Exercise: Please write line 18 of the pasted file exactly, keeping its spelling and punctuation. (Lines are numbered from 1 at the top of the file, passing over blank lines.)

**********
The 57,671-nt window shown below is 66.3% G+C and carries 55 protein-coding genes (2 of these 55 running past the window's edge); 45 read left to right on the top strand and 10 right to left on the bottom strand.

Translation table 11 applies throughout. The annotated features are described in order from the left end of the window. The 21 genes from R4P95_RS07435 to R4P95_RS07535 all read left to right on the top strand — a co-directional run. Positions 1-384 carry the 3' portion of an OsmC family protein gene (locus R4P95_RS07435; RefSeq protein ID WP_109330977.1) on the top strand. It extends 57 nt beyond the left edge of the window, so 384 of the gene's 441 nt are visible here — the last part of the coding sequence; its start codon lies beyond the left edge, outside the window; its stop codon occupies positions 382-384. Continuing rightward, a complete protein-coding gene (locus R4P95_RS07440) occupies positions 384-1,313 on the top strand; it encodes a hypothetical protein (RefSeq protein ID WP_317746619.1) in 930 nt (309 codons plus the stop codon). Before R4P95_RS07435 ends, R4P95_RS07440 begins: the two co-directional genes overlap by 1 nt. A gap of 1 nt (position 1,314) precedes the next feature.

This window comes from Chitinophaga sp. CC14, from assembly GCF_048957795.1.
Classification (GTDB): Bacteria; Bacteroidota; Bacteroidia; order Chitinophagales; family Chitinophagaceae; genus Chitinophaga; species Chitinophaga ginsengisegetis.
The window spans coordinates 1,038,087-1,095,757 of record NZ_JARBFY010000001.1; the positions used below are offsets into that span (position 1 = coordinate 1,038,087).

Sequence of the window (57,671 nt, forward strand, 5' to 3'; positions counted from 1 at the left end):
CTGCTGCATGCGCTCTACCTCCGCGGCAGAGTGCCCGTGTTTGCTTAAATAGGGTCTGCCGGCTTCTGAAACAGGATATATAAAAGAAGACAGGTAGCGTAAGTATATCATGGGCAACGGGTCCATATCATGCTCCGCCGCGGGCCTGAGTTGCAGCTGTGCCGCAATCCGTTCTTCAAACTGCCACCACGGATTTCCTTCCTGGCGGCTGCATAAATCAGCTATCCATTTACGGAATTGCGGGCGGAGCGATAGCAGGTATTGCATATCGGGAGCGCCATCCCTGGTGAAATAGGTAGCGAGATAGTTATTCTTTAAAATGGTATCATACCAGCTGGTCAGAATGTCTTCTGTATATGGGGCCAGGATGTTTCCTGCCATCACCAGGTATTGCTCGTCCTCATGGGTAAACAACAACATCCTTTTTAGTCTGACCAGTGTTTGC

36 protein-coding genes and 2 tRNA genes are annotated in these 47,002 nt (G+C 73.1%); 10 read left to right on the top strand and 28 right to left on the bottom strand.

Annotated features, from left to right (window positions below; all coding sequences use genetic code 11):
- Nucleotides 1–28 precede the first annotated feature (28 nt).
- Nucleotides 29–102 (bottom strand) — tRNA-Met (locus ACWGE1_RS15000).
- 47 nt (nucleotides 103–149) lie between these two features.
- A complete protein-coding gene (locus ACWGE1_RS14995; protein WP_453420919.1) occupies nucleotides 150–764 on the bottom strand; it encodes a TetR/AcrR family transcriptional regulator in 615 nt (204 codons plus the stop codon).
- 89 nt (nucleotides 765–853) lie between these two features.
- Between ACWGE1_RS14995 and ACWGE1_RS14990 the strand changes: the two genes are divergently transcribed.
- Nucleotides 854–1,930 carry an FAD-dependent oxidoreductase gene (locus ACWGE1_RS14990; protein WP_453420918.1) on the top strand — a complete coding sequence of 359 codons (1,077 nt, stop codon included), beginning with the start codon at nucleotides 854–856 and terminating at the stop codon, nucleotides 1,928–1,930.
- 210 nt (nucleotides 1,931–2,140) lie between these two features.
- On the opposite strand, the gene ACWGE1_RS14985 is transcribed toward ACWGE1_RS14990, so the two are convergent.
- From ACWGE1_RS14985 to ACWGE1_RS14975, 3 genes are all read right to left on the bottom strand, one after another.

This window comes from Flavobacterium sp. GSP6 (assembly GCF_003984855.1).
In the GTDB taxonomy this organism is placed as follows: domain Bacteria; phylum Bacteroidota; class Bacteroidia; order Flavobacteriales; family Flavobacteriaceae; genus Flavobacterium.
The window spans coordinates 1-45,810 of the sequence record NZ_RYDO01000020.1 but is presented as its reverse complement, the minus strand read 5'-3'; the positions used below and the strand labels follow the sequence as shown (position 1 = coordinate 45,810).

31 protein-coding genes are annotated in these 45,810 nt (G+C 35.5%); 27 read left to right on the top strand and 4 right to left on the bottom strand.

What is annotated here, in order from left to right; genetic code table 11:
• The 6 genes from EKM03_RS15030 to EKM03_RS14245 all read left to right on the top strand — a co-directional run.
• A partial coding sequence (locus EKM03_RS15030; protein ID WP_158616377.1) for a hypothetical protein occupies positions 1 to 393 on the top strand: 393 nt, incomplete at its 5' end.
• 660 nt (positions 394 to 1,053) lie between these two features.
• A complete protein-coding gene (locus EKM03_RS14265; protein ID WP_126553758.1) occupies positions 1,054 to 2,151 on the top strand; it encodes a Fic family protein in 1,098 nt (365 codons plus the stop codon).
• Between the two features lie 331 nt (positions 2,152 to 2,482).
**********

- On the opposite strand, the gene ACWGE1_RS14985 is transcribed toward ACWGE1_RS14990, so the two are convergent.